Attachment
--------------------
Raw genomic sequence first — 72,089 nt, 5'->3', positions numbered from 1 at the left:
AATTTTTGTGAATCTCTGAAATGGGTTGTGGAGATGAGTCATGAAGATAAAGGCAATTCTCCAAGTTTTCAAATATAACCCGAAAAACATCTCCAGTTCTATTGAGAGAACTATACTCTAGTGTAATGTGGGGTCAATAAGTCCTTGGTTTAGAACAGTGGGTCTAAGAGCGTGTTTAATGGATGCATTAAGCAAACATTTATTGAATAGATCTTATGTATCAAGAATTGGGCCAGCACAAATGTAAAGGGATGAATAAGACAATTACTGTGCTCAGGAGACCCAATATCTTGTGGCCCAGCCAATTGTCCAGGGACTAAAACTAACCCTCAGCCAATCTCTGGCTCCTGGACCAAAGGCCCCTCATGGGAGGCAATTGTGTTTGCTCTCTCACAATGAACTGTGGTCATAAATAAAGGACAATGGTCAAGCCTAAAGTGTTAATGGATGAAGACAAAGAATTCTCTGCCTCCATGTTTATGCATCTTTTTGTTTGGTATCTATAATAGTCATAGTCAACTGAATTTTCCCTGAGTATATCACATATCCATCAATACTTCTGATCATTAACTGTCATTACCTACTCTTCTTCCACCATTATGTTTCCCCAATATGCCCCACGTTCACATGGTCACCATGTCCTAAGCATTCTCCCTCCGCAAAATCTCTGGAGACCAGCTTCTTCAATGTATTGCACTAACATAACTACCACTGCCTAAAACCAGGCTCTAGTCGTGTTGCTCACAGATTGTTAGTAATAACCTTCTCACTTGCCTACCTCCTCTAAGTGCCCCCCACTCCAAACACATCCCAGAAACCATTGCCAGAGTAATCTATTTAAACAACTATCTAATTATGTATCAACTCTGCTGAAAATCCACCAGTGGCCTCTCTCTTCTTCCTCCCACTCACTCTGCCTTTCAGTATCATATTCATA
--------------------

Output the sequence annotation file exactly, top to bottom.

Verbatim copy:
Raw genomic sequence first — 72,089 nt, 5'->3', positions numbered from 1 at the left:
AATTTTTGTGAATCTCTGAAATGGGTTGTGGAGATGAGTCATGAAGATAAAGGCAATTCTCCAAGTTTTCAAATATAACCCGAAAAACATCTCCAGTTCTATTGAGAGAACTATACTCTAGTGTAATGTGGGGTCAATAAGTCCTTGGTTTAGAACAGTGGGTCTAAGAGCGTGTTTAATGGATGCATTAAGCAAACATTTATTGAATAGATCTTATGTATCAAGAATTGGGCCAGCACAAATGTAAAGGGATGAATAAGACAATTACTGTGCTCAGGAGACCCAATATCTTGTGGCCCAGCCAATTGTCCAGGGACTAAAACTAACCCTCAGCCAATCTCTGGCTCCTGGACCAAAGGCCCCTCATGGGAGGCAATTGTGTTTGCTCTCTCACAATGAACTGTGGTCATAAATAAAGGACAATGGTCAAGCCTAAAGTGTTAATGGATGAAGACAAAGAATTCTCTGCCTCCATGTTTATGCATCTTTTTGTTTGGTATCTATAATAGTCATAGTCAACTGAATTTTCCCTGAGTATATCACATATCCATCAATACTTCTGATCATTAACTGTCATTACCTACTCTTCTTCCACCATTATGTTTCCCCAATATGCCCCACGTTCACATGGTCACCATGTCCTAAGCATTCTCCCTCCGCAAAATCTCTGGAGACCAGCTTCTTCAATGTATTGCACTAACATAACTACCACTGCCTAAAACCAGGCTCTAGTCGTGTTGCTCACAGATTGTTAGTAATAACCTTCTCACTTGCCTACCTCCTCTAAGTGCCCCCCACTCCAAACACATCCCAGAAACCATTGCCAGAGTAATCTATTTAAACAACTATCTAATTATGTATCAACTCTGCTGAAAATCCACCAGTGGCCTCTCTCTTCTTCCTCCCACTCACTCTGCCTTTCAGTATCATATTCATA